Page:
When rugby star Israel Folau posted on social media that 'hell' awaits homosexuals, the outroar was immense.
The Wallaby wrote that gay people were "destined for hell unless they repent" on an Instagram post.
The resulted in meetings with Rugby Australia CEO Raelene Castle and NSW Rugby counterpart Andrew Hore, although no formal punishment was handed down.
Folau will not be changing his views, but Castle said he had learned a lesson how to deliver his messages in the future.
"I think Israel has acknowledged that maybe he could have put a positive spin on that same message and done it in a more respectful way," she said.
That has done little to douse the flames, though, with the backlash coming from all corners.
But is Israel really to blame here?
Folau has form on the board
Israel Folau is a devout Christian. That is on the record, common knowledge.
With that religious stance, come views that are not always popular.
At the height of the Plebiscite over gay marriage last year, Folau Tweeted that he would not support it.
"I love and respect all people for who they are and their opinions. but personally, I will not support gay marriage." He Tweeted.
That simple message went viral and supporters of equality united against Folau.
But it was water off a duck's back for Folau.
"It doesn’t affect me at all. Everything’s good from my end," he said in the aftermath.
How we are baiting Folau to generate headlines
Following the gay marriage social media post, Australians became well versed in what Israel Folau's stance on the issue was.
He is a devout christian, doesn't support it but respects the opinions and decisions of everyone.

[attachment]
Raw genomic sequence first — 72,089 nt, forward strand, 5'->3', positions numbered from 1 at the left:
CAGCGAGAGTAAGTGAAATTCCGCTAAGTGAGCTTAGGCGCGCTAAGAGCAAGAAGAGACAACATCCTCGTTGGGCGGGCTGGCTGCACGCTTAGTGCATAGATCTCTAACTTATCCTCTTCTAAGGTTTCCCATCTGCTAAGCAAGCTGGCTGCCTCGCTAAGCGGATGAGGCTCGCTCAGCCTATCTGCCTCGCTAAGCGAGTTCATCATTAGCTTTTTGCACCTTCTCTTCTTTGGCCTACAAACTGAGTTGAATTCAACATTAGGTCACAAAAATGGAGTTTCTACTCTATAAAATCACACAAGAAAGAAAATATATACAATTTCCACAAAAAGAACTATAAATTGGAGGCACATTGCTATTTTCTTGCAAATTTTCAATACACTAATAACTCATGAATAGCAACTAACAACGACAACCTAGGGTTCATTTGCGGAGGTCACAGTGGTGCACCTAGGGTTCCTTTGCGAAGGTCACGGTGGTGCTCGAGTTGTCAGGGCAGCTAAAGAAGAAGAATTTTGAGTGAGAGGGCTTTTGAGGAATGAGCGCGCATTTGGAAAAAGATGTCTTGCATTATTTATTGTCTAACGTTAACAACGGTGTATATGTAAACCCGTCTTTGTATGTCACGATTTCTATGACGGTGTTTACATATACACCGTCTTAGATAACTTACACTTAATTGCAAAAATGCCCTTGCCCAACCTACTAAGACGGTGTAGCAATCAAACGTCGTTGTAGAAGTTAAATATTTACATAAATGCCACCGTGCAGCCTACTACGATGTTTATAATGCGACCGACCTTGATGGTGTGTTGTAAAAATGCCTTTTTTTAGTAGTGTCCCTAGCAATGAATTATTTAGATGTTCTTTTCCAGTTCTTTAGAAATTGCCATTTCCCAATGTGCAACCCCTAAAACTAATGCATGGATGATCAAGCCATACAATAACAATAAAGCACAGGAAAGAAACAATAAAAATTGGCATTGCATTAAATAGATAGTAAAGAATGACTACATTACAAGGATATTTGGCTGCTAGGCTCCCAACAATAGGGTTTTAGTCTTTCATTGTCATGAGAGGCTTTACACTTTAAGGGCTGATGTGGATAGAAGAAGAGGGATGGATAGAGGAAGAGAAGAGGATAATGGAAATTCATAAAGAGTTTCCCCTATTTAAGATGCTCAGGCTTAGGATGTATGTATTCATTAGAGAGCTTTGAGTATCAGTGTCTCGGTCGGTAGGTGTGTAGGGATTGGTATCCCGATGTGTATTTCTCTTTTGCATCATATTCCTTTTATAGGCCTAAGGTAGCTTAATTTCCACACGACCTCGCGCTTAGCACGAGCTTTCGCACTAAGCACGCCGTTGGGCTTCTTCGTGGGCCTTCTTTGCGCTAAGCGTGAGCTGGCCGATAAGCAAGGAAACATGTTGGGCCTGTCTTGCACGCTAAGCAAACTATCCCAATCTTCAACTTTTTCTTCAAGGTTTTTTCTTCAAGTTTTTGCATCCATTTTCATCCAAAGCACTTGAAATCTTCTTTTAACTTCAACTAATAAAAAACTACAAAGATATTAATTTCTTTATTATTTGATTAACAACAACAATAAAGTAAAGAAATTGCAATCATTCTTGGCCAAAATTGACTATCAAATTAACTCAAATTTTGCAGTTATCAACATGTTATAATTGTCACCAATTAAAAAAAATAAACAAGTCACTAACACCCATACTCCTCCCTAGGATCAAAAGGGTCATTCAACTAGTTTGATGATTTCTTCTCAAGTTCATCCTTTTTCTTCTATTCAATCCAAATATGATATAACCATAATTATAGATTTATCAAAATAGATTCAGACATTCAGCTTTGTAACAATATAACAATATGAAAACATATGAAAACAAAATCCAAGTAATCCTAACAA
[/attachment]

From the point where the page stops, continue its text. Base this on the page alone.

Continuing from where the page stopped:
So some six months after that Tweet, the issue had seemingly been put to bed.
But then someone had to bait Folau. They went to his Instagram and challenged him directly.
Folau had posted a religious meme outlining god's plan and how it presented more challenges than your own.
Instagram user mike_septhon replied to this meme with: "@izzyfolau what was gods plan for gay people??"
That was when Israel Folau made his controversial 'hell' statement, in response to a direct question.
It needs to be pointed out that Folau is not actively campaigning against gay people or their rights.
He doesn't even post about it on social media since last year's firestorm. He was asked a question, he responded.
It is like whacking a bees nest and complaining about being stung by a bee.
If people don't like what Folau has to say, then they probably shouldn't be asking him. But, it has made Israel Folau a walking headline and it's a cheap trick to generate faux outrage.
We know Folau's views aren't in line with the majority of society. But if you don't want to hear him say it, don't whack the nest.